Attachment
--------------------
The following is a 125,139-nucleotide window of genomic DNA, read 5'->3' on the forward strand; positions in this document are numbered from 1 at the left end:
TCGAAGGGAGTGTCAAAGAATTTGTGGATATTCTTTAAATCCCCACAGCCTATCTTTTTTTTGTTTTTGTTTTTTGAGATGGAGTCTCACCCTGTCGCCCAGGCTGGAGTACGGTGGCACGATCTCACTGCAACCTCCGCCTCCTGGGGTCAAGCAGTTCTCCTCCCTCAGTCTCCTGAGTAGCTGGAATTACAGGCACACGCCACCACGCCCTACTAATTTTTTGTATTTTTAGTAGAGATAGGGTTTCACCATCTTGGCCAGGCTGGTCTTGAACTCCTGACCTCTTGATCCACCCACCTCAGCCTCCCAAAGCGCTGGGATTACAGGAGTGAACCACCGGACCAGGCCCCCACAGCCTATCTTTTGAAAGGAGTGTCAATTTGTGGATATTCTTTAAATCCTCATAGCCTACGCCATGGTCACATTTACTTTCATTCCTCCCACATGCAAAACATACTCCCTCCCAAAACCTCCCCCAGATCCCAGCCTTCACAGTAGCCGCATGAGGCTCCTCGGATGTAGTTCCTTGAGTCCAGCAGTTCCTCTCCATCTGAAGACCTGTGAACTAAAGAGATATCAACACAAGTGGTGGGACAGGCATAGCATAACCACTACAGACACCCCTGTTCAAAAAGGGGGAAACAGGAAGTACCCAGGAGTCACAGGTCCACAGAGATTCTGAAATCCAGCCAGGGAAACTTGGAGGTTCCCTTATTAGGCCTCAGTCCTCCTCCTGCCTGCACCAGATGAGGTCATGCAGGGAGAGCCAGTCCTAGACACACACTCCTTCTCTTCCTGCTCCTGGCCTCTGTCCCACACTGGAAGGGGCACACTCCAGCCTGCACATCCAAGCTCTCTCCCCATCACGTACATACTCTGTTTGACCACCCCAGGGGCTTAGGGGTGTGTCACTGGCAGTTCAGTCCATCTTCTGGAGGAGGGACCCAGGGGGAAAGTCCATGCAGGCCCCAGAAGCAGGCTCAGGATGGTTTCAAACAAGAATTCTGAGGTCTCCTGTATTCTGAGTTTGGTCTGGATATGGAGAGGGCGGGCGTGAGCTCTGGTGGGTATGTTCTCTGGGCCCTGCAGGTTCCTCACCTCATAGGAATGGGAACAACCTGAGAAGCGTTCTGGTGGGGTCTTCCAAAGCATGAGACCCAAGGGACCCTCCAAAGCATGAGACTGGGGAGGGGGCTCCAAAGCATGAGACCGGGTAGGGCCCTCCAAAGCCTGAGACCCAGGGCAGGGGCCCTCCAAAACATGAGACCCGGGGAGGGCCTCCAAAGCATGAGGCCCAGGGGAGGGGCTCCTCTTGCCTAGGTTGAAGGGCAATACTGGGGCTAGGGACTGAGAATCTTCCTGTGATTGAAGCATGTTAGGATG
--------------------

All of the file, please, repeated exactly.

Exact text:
The following is a 125,139-nucleotide window of genomic DNA, read 5'->3' on the forward strand; positions in this document are numbered from 1 at the left end:
TCGAAGGGAGTGTCAAAGAATTTGTGGATATTCTTTAAATCCCCACAGCCTATCTTTTTTTTGTTTTTGTTTTTTGAGATGGAGTCTCACCCTGTCGCCCAGGCTGGAGTACGGTGGCACGATCTCACTGCAACCTCCGCCTCCTGGGGTCAAGCAGTTCTCCTCCCTCAGTCTCCTGAGTAGCTGGAATTACAGGCACACGCCACCACGCCCTACTAATTTTTTGTATTTTTAGTAGAGATAGGGTTTCACCATCTTGGCCAGGCTGGTCTTGAACTCCTGACCTCTTGATCCACCCACCTCAGCCTCCCAAAGCGCTGGGATTACAGGAGTGAACCACCGGACCAGGCCCCCACAGCCTATCTTTTGAAAGGAGTGTCAATTTGTGGATATTCTTTAAATCCTCATAGCCTACGCCATGGTCACATTTACTTTCATTCCTCCCACATGCAAAACATACTCCCTCCCAAAACCTCCCCCAGATCCCAGCCTTCACAGTAGCCGCATGAGGCTCCTCGGATGTAGTTCCTTGAGTCCAGCAGTTCCTCTCCATCTGAAGACCTGTGAACTAAAGAGATATCAACACAAGTGGTGGGACAGGCATAGCATAACCACTACAGACACCCCTGTTCAAAAAGGGGGAAACAGGAAGTACCCAGGAGTCACAGGTCCACAGAGATTCTGAAATCCAGCCAGGGAAACTTGGAGGTTCCCTTATTAGGCCTCAGTCCTCCTCCTGCCTGCACCAGATGAGGTCATGCAGGGAGAGCCAGTCCTAGACACACACTCCTTCTCTTCCTGCTCCTGGCCTCTGTCCCACACTGGAAGGGGCACACTCCAGCCTGCACATCCAAGCTCTCTCCCCATCACGTACATACTCTGTTTGACCACCCCAGGGGCTTAGGGGTGTGTCACTGGCAGTTCAGTCCATCTTCTGGAGGAGGGACCCAGGGGGAAAGTCCATGCAGGCCCCAGAAGCAGGCTCAGGATGGTTTCAAACAAGAATTCTGAGGTCTCCTGTATTCTGAGTTTGGTCTGGATATGGAGAGGGCGGGCGTGAGCTCTGGTGGGTATGTTCTCTGGGCCCTGCAGGTTCCTCACCTCATAGGAATGGGAACAACCTGAGAAGCGTTCTGGTGGGGTCTTCCAAAGCATGAGACCCAAGGGACCCTCCAAAGCATGAGACTGGGGAGGGGGCTCCAAAGCATGAGACCGGGTAGGGCCCTCCAAAGCCTGAGACCCAGGGCAGGGGCCCTCCAAAACATGAGACCCGGGGAGGGCCTCCAAAGCATGAGGCCCAGGGGAGGGGCTCCTCTTGCCTAGGTTGAAGGGCAATACTGGGGCTAGGGACTGAGAATCTTCCTGTGATTGAAGCATGTTAGGATG